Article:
View from the choir

I am a Catholic layperson and Secular Franciscan with a sense of humor. After years in the back pew watching, I have moved into the choir. It's nice to see faces instead of the backs of heads. But I still maintain God has a sense of humor - and that we are created in God's image.

Tuesday, December 30, 2008

Trashing "It's a Wonderful Life"????

There's a piece in the New York Times that "trashes" It's a Wonderful Life.

That's right - trashes one of my favorite movies.

Wendell Jamieson, the author of "Wonderful? Sorry, George, It's a Pitiful, Dreadful Life," wrote, “It’s a Wonderful Life” is a terrifying, asphyxiating story about growing up and relinquishing your dreams, of seeing your father driven to the grave before his time, of living among bitter, small-minded people. It is a story of being trapped, of compromising, of watching others move ahead and away, of becoming so filled with rage that you verbally abuse your children, their teacher and your oppressively perfect wife. It is also a nightmare account of an endless home renovation.

Did he miss the point of the movie?

It's a story of redemption, of love, of family, of self-sacrifice, of generous caring people who band together, of realizing there is more to life than the world's definitions of success, of the power of prayer, of the infinite web of connections among people, of the many consequences of our seemingly individual actions. It gives us a glimpse of a caring God who uses a foolish and flawed angel like Clarence to help save George.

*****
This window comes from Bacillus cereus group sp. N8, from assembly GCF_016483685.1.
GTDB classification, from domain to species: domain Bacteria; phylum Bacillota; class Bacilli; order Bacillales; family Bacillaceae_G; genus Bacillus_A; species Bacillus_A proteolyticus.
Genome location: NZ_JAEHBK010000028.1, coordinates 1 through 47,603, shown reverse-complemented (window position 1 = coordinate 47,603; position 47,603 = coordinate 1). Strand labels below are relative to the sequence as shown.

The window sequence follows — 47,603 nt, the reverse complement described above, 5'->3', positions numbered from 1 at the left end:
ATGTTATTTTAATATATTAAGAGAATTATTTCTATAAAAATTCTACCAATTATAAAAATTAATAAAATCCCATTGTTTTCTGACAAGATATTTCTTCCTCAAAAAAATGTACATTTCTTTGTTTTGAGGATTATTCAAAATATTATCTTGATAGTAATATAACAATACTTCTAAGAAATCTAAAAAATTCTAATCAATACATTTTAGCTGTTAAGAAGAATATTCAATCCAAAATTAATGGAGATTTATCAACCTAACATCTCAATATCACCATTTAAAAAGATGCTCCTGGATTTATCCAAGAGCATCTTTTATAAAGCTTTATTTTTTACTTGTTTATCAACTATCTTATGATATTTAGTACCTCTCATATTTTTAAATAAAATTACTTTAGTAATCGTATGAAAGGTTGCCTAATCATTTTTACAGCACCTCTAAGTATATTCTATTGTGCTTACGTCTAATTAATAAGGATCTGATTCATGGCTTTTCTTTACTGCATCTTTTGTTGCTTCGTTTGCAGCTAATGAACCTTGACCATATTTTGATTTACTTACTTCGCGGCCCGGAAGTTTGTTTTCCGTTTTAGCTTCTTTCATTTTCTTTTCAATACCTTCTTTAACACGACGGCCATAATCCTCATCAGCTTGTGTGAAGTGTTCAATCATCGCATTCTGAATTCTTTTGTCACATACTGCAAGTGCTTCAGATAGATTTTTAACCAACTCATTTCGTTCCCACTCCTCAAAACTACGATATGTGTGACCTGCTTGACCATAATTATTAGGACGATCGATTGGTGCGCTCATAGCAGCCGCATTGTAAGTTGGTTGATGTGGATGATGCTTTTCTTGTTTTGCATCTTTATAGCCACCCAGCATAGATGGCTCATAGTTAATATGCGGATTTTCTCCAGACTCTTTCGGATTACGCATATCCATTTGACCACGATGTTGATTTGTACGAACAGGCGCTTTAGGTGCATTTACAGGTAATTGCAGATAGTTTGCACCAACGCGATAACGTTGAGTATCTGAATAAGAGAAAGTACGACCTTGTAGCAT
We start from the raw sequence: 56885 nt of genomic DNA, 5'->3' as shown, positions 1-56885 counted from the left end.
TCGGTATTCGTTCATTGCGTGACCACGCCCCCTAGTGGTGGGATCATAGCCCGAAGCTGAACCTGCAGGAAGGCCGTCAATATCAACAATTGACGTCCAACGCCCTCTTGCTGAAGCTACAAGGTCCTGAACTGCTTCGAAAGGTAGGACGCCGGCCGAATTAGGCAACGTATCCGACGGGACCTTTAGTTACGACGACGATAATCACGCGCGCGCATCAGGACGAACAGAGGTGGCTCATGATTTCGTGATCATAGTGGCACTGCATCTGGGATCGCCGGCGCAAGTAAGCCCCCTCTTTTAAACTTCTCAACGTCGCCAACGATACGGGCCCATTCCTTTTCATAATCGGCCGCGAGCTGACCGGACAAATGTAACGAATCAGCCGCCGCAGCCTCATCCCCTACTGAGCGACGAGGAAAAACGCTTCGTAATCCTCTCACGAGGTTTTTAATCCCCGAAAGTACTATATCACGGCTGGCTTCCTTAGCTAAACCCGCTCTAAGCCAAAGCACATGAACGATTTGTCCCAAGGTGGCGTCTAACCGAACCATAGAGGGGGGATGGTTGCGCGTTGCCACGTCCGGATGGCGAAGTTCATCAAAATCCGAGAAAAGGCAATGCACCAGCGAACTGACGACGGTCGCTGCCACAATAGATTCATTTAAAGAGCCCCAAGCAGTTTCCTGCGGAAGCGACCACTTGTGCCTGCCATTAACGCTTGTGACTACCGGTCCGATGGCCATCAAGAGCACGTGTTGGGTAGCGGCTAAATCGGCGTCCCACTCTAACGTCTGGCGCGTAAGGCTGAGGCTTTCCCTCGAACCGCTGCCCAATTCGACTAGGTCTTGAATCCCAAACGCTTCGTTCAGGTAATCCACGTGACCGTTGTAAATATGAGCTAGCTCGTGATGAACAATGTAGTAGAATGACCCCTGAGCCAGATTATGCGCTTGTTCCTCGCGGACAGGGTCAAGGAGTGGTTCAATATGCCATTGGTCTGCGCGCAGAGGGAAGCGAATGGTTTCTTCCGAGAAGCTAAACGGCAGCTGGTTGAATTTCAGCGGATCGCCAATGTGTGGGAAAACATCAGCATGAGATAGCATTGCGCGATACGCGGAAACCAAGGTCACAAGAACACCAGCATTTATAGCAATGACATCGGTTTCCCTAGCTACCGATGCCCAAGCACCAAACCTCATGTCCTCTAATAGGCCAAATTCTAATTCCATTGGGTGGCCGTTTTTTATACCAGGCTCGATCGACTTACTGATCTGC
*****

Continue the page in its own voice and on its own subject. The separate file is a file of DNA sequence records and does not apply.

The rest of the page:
And George is like so many of us. Sometimes jealous, angry, frustrated - caught up in dreams and missing the point of what's real until his eyes are opened. Trapped? Only if you believe this short stay on earth is all there is. The movie lets us know that there is more.

George Bailey is a basically decent man who is richer and more successful than Mr. Potter.

Now it would be easy to launch a diatribe against Jamieson. It would be easy to say that his view is typical of the selfish, self-centered coastal elite than does not understand most Americans and people of faith.

But I'm not sure how much of this piece was tongue in cheek (albeit, even in its humor revealing a sadly skewed view of the world). Jamiesen admits an affection for the movie, and even that when he first saw the final scene of the movie at age 15, "I felt a tingling chill around my neck and behind my ears. Fifteen years old and imagining myself an angry young man, I got all choked up."

"And I still do."

I also choke up every time I see it.

My reaction to this piece is that I could understand Jamiesen reacting as he did at age 15, but it saddens me that he still voices some of that view as an adult.

Maybe he needs a visit from Clarence.


Blogger KC said...

It's interesting to compare this movie with "Revolutionary Road", in which the main characters find themselves, like George, trading their dreams for a settled, "ordinary" existence which they find unendurable.

It seems that the key to happiness is to look for and find the joys of life in whatever circumstances we find ourselves. No life is perfect, but every life contains joys and blessings, if only we have the eyes to see them.

1:32 PM  
Blogger Lee Strong said...

Thanks for the tip.

Yes, joy is there is only we have eyes to see.

2:17 PM  
Blogger Interstate Catholic said...

A great movie set in Seneca, I mean Bedford Falls.

10:23 PM  

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